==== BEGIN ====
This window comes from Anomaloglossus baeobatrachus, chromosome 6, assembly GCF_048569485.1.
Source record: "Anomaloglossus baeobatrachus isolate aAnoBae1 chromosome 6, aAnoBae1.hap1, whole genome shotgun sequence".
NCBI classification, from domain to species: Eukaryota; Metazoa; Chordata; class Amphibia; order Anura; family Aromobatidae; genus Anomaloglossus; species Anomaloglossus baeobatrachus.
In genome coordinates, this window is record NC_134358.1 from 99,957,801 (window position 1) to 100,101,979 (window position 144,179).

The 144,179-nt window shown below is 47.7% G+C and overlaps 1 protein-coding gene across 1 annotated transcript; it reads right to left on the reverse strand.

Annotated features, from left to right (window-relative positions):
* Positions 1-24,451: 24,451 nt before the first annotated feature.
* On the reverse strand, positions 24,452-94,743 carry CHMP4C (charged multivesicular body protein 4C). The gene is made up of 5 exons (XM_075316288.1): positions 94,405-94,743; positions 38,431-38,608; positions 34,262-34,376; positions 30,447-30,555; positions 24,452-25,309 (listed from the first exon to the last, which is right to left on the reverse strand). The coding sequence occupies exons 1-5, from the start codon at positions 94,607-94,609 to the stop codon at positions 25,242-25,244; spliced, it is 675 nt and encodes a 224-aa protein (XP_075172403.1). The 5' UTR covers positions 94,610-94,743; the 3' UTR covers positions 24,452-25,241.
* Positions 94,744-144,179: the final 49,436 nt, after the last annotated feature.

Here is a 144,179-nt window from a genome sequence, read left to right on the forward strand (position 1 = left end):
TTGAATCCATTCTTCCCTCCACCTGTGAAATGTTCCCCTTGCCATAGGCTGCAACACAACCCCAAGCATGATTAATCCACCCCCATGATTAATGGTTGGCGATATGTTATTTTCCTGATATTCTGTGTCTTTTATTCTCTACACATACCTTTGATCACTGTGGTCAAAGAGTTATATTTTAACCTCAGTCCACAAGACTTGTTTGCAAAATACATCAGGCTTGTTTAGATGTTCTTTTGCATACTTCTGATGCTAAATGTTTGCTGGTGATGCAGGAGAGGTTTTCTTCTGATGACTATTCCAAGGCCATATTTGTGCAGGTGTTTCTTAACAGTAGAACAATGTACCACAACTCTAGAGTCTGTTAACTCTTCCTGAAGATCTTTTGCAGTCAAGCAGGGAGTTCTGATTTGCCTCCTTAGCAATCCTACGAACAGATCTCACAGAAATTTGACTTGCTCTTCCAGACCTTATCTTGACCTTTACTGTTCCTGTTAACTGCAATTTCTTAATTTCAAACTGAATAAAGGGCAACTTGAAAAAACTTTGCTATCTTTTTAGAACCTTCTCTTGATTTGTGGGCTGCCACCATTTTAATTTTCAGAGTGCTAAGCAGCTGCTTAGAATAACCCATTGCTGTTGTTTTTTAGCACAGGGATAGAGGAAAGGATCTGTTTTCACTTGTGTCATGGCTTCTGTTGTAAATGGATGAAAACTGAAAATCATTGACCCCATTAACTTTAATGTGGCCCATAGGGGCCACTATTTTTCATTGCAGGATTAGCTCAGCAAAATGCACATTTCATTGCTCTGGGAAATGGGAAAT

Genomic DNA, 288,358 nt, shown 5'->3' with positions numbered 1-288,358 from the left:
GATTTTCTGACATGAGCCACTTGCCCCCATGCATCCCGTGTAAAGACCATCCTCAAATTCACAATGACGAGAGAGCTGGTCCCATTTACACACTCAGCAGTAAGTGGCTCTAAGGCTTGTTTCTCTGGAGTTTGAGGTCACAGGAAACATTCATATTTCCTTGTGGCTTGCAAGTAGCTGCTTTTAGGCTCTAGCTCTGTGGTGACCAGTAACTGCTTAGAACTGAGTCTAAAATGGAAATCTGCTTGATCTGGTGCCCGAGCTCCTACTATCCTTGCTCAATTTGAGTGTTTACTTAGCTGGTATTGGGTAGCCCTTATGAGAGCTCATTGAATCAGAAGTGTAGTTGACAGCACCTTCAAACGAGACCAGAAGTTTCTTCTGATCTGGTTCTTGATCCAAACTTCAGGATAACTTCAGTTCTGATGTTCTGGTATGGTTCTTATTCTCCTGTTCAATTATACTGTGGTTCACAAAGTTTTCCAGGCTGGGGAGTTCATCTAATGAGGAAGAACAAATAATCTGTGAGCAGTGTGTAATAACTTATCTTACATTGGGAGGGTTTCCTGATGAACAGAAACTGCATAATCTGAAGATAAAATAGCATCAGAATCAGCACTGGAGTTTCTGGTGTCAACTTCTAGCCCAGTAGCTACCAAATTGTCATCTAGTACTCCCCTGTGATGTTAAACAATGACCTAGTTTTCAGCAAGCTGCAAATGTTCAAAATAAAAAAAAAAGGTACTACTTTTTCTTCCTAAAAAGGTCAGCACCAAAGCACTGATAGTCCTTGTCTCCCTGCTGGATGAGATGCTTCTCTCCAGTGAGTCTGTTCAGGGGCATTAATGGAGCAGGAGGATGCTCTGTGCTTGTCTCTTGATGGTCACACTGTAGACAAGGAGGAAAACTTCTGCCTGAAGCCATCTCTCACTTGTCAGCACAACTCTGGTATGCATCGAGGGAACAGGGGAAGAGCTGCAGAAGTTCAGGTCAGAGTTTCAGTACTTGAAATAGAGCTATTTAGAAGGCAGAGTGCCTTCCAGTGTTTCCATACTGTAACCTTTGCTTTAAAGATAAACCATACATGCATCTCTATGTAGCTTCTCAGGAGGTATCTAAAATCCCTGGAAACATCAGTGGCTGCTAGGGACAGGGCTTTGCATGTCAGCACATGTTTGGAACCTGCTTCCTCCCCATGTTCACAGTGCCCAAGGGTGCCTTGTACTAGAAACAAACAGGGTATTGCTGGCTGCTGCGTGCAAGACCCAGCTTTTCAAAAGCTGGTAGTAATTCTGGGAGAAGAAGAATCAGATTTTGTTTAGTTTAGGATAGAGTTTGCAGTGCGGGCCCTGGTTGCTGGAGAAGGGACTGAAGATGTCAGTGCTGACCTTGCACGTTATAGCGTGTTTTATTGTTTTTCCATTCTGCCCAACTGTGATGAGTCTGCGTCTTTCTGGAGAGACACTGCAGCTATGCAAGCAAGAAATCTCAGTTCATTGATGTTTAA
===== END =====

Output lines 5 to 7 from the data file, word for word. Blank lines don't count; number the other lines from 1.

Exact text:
The 144,179-nt window shown below is 47.7% G+C and overlaps 1 protein-coding gene across 1 annotated transcript; it reads right to left on the reverse strand.

Annotated features, from left to right (window-relative positions):
* Positions 1-24,451: 24,451 nt before the first annotated feature.